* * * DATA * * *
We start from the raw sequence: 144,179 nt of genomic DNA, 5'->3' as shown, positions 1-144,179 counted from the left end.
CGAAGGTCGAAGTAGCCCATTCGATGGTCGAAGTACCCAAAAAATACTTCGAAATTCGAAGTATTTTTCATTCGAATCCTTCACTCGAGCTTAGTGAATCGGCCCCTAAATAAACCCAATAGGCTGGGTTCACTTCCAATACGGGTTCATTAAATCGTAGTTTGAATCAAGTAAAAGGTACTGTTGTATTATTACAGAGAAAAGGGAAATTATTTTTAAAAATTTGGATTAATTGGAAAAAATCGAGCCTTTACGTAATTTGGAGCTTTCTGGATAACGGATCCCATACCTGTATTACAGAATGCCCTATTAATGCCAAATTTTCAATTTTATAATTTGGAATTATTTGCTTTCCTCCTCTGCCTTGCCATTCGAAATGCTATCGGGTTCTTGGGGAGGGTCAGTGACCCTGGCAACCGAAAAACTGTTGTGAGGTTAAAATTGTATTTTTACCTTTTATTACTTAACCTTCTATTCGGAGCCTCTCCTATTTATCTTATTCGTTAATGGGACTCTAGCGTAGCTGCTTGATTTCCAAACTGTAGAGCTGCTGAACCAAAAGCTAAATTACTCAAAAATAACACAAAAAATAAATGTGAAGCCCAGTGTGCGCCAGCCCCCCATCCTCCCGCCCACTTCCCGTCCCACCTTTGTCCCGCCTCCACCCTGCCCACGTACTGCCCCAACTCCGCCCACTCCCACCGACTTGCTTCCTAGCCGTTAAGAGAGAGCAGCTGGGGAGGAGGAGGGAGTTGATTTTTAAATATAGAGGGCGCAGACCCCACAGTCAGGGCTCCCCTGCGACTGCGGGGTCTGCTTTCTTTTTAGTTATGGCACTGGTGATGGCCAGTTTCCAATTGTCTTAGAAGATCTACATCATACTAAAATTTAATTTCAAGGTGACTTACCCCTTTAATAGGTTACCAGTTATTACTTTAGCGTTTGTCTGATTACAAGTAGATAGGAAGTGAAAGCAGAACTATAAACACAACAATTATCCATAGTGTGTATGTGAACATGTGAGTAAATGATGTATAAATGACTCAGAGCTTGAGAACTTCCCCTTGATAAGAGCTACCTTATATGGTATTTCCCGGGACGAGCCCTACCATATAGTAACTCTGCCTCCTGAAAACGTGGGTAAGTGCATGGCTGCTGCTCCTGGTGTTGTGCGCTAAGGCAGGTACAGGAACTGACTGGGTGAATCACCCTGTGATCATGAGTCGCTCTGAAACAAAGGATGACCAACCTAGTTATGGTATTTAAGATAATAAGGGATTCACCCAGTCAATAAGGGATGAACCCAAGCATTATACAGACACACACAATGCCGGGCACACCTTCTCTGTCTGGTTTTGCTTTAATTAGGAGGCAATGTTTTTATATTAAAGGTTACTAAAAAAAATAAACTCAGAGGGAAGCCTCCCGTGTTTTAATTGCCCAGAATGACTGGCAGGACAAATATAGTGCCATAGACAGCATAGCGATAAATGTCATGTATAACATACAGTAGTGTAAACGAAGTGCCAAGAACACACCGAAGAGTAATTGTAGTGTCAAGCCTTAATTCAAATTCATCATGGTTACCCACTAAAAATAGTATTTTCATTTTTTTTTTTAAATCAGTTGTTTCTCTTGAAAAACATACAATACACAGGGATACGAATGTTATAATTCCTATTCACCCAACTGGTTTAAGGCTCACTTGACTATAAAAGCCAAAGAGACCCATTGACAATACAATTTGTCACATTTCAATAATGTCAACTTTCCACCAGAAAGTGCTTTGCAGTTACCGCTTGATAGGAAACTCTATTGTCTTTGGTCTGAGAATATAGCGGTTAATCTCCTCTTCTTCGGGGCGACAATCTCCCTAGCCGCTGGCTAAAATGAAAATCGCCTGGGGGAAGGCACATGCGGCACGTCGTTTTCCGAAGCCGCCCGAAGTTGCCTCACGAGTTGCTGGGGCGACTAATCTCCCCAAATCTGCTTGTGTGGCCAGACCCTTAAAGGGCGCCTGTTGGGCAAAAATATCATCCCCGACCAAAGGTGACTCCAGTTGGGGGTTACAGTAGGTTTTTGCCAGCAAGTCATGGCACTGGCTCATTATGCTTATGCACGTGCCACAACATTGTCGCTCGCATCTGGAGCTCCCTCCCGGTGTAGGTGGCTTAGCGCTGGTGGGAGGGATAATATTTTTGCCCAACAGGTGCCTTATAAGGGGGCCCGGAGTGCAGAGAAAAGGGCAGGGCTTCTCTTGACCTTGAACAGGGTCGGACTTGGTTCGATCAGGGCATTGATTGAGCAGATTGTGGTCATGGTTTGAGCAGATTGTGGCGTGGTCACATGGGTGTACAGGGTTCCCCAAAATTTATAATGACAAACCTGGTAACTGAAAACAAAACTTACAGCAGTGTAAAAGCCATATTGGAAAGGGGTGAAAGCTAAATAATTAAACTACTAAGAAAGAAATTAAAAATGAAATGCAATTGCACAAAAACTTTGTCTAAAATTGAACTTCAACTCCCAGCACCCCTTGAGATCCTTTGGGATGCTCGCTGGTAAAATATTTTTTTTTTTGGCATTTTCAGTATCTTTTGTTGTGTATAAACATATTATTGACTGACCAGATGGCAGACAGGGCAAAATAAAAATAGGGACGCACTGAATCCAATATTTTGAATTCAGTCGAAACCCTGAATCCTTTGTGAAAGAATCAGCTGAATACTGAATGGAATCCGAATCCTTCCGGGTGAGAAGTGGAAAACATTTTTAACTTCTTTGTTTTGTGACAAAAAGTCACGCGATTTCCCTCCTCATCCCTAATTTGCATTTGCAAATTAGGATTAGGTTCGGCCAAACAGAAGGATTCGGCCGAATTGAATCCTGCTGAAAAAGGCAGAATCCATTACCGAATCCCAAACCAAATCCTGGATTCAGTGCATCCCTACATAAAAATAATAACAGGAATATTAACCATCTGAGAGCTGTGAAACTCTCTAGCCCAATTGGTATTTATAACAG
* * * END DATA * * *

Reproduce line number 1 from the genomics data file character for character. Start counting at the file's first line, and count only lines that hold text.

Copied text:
We start from the raw sequence: 144,179 nt of genomic DNA, 5'->3' as shown, positions 1-144,179 counted from the left end.